Seite 240 - Wondrous indeed is the virtue of a true Book. Not like a dead city of stones, yearly crumbling, yearly needing repair; more like a tilled field, but then a spiritual field : like a spiritual tree, let me rather say, it stands from year to year, and from age to age...
Seite 183 - Library which, though small at first, is become highly valuable and extensively useful, and which the walls of this edifice are now destined to contain and preserve: the first stone of whose foundation was here placed the thirty-first day of August, 1789.
Seite 139 - If we think of it, all that a University, or final highest School can do for us, is still but what the first School began doing, — teach us to read. We learn to read, in various languages, in various sciences ; we learn the alphabet and letters of all manner of Books. But the place where we are to get knowledge, even theoretic knowledge, is the Books themselves ! It depends on what we read, after all manner of Professors have done their best for us. The true University of these days is a Collection...
Seite 181 - We afterwards obtained a charter, the company being increased to one hundred; this was the mother of all the North American subscription libraries, now so numerous. It is become a great thing itself, and continually increasing. These libraries have improved the general conversation of the Americans, made the common tradesmen and farmers as intelligent as most gentlemen from other countries, and perhaps have contributed in some degree to the stand so generally made throughout the colonies in defence...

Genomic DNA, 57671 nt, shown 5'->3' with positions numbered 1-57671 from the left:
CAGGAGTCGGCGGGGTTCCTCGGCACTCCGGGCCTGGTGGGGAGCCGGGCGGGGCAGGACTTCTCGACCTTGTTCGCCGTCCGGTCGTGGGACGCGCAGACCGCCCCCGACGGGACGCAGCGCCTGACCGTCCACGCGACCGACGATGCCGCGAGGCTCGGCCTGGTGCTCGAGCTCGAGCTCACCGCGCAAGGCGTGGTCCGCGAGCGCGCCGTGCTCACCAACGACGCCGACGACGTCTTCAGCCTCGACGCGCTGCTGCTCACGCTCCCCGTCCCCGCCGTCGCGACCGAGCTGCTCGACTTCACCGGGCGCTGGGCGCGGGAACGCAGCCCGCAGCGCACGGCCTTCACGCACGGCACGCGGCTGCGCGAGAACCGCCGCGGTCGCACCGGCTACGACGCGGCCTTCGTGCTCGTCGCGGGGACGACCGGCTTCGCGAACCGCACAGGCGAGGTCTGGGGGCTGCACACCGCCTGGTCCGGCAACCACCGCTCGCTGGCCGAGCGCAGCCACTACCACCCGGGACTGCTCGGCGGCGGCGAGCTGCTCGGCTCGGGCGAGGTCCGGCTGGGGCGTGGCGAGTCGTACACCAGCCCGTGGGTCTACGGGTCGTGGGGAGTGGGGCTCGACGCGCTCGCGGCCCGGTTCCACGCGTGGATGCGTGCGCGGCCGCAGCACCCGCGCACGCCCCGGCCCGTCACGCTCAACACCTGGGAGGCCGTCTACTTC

Seite 182 - Mr. Pole, however, received the thanks of the directors, and the articles were advertised, but never recovered. " 1774. On the 31st of August, 1774, it was, ' upon motion, ordered that the librarian furnish the gentlemen who are to meet in Congress, in this city, with such books as they may have occasion for, during their sitting, taking a receipt for them.
Seite 651 - The business going forward at present in the pamphlet shops of Paris is incredible. I went to the Palais Royal to see what new things were published, and to procure a catalogue of all. Every hour produces something new. Thirteen came out today, sixteen yesterday, and ninety-two last week.
Seite 181 - And now I set on foot my first project of a public nature, that for a subscription library. I drew up the proposals, got them put into form by our great scrivener, Brockden, and by the help of my friends in the Junto, procured fifty subscribers of forty shillings each to begin with, and ten shillings a year for fifty years, the term our company was to continue. We afterwards...
Seite 238 - The money which may have been or shall be paid by persons as an equivalent for exemption from military duty, and the clear proceeds of all fines collected in the several counties for any breach of the penal laws...